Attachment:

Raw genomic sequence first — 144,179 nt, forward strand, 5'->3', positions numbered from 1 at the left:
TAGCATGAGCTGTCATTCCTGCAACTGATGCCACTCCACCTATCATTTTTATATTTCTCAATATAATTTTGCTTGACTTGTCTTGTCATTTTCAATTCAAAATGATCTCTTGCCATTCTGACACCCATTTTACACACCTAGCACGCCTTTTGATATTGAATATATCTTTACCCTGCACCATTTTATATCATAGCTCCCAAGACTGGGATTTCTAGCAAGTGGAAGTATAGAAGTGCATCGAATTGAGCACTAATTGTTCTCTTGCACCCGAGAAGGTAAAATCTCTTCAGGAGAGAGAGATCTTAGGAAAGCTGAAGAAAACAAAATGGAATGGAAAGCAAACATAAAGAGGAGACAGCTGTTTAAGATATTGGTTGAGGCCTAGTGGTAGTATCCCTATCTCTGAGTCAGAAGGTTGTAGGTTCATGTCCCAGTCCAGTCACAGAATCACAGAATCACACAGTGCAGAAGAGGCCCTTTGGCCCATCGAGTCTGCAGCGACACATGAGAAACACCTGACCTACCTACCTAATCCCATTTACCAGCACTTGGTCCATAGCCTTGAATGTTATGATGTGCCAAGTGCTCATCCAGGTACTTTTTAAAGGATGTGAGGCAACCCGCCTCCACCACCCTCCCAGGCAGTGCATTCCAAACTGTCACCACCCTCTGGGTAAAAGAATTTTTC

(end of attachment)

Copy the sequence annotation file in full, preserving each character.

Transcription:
Raw genomic sequence first — 144,179 nt, forward strand, 5'->3', positions numbered from 1 at the left:
TAGCATGAGCTGTCATTCCTGCAACTGATGCCACTCCACCTATCATTTTTATATTTCTCAATATAATTTTGCTTGACTTGTCTTGTCATTTTCAATTCAAAATGATCTCTTGCCATTCTGACACCCATTTTACACACCTAGCACGCCTTTTGATATTGAATATATCTTTACCCTGCACCATTTTATATCATAGCTCCCAAGACTGGGATTTCTAGCAAGTGGAAGTATAGAAGTGCATCGAATTGAGCACTAATTGTTCTCTTGCACCCGAGAAGGTAAAATCTCTTCAGGAGAGAGAGATCTTAGGAAAGCTGAAGAAAACAAAATGGAATGGAAAGCAAACATAAAGAGGAGACAGCTGTTTAAGATATTGGTTGAGGCCTAGTGGTAGTATCCCTATCTCTGAGTCAGAAGGTTGTAGGTTCATGTCCCAGTCCAGTCACAGAATCACAGAATCACACAGTGCAGAAGAGGCCCTTTGGCCCATCGAGTCTGCAGCGACACATGAGAAACACCTGACCTACCTACCTAATCCCATTTACCAGCACTTGGTCCATAGCCTTGAATGTTATGATGTGCCAAGTGCTCATCCAGGTACTTTTTAAAGGATGTGAGGCAACCCGCCTCCACCACCCTCCCAGGCAGTGCATTCCAAACTGTCACCACCCTCTGGGTAAAAGAATTTTTC